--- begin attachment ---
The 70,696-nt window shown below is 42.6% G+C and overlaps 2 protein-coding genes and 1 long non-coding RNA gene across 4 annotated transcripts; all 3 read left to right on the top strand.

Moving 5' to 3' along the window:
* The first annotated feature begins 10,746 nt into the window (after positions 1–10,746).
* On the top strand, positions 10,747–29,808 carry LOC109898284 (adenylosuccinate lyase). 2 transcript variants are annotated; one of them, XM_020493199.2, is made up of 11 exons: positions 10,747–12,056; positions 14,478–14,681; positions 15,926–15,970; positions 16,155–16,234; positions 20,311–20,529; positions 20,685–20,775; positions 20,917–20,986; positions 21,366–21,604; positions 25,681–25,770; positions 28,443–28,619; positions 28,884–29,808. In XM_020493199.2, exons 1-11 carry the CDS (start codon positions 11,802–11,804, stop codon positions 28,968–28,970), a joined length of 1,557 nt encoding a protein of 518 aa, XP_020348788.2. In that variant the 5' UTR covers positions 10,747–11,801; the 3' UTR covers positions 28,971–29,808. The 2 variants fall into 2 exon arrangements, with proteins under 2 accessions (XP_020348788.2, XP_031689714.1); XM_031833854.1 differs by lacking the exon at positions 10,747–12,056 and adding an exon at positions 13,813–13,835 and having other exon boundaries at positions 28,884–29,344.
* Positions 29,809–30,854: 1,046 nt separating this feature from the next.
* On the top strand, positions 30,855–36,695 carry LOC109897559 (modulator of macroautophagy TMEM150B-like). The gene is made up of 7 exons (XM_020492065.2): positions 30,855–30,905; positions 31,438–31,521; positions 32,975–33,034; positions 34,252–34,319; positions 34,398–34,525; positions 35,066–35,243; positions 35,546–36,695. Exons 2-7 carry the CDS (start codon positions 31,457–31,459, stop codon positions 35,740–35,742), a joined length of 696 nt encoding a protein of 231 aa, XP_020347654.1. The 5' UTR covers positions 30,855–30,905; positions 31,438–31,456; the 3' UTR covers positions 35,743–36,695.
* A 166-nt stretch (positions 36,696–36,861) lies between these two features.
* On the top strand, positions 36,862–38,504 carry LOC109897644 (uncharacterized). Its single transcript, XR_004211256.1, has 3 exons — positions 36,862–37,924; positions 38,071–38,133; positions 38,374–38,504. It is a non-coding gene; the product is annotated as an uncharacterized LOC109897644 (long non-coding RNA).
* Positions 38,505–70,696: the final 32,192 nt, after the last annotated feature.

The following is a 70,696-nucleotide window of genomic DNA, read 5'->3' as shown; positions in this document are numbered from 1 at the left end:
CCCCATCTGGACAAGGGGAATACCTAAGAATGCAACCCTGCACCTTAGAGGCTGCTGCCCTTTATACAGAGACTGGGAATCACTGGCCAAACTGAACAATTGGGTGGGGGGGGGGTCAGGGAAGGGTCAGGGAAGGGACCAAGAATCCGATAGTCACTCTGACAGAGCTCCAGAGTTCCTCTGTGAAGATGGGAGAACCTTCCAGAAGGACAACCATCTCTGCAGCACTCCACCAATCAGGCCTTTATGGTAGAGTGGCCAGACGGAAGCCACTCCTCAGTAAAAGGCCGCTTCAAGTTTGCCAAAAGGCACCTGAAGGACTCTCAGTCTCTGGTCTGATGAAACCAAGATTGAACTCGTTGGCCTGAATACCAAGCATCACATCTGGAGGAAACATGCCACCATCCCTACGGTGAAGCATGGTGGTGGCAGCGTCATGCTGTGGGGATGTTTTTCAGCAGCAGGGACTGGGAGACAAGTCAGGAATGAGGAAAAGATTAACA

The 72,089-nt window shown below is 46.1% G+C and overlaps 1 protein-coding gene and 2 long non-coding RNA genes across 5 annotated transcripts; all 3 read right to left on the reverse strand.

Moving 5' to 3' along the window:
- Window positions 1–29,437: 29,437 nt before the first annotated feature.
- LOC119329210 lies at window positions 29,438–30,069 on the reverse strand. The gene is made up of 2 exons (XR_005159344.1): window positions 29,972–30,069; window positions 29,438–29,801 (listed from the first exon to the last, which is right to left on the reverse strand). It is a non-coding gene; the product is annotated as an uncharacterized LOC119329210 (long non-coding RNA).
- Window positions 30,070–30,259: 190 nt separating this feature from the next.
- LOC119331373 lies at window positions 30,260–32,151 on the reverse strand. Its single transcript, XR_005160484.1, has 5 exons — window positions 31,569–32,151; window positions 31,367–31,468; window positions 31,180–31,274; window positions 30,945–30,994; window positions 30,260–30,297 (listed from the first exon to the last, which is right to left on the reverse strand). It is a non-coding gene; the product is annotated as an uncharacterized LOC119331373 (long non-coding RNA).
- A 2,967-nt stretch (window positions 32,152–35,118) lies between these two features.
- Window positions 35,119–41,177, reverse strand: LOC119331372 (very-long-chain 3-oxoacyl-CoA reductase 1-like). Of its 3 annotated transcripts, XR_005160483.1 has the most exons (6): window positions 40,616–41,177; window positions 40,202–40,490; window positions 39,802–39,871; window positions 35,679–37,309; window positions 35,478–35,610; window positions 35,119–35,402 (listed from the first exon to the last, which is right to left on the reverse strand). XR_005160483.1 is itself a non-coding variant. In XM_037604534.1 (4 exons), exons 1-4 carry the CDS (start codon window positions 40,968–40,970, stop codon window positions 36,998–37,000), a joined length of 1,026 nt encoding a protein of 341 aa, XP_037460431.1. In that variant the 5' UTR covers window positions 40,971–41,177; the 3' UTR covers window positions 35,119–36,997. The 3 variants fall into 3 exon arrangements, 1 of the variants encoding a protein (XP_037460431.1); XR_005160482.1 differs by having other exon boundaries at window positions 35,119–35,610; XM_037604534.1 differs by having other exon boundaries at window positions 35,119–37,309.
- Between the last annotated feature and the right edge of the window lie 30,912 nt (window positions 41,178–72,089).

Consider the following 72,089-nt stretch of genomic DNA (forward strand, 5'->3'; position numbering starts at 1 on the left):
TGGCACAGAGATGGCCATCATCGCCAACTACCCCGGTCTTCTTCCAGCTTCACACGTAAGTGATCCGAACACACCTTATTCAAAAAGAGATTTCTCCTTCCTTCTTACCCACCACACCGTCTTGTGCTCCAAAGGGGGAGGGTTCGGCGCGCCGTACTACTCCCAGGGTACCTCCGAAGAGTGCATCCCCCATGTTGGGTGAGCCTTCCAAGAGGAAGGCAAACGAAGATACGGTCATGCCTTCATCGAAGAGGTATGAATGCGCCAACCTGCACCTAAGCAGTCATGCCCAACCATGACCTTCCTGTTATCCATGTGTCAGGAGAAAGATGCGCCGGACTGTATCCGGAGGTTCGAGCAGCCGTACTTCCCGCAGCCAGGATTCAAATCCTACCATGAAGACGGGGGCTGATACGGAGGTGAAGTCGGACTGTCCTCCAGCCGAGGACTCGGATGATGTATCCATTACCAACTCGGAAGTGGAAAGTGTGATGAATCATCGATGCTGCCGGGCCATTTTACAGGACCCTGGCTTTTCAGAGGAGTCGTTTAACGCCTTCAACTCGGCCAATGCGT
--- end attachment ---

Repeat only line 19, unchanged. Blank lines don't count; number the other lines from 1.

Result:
- Window positions 35,119–41,177, reverse strand: LOC119331372 (very-long-chain 3-oxoacyl-CoA reductase 1-like). Of its 3 annotated transcripts, XR_005160483.1 has the most exons (6): window positions 40,616–41,177; window positions 40,202–40,490; window positions 39,802–39,871; window positions 35,679–37,309; window positions 35,478–35,610; window positions 35,119–35,402 (listed from the first exon to the last, which is right to left on the reverse strand). XR_005160483.1 is itself a non-coding variant. In XM_037604534.1 (4 exons), exons 1-4 carry the CDS (start codon window positions 40,968–40,970, stop codon window positions 36,998–37,000), a joined length of 1,026 nt encoding a protein of 341 aa, XP_037460431.1. In that variant the 5' UTR covers window positions 40,971–41,177; the 3' UTR covers window positions 35,119–36,997. The 3 variants fall into 3 exon arrangements, 1 of the variants encoding a protein (XP_037460431.1); XR_005160482.1 differs by having other exon boundaries at window positions 35,119–35,610; XM_037604534.1 differs by having other exon boundaries at window positions 35,119–37,309.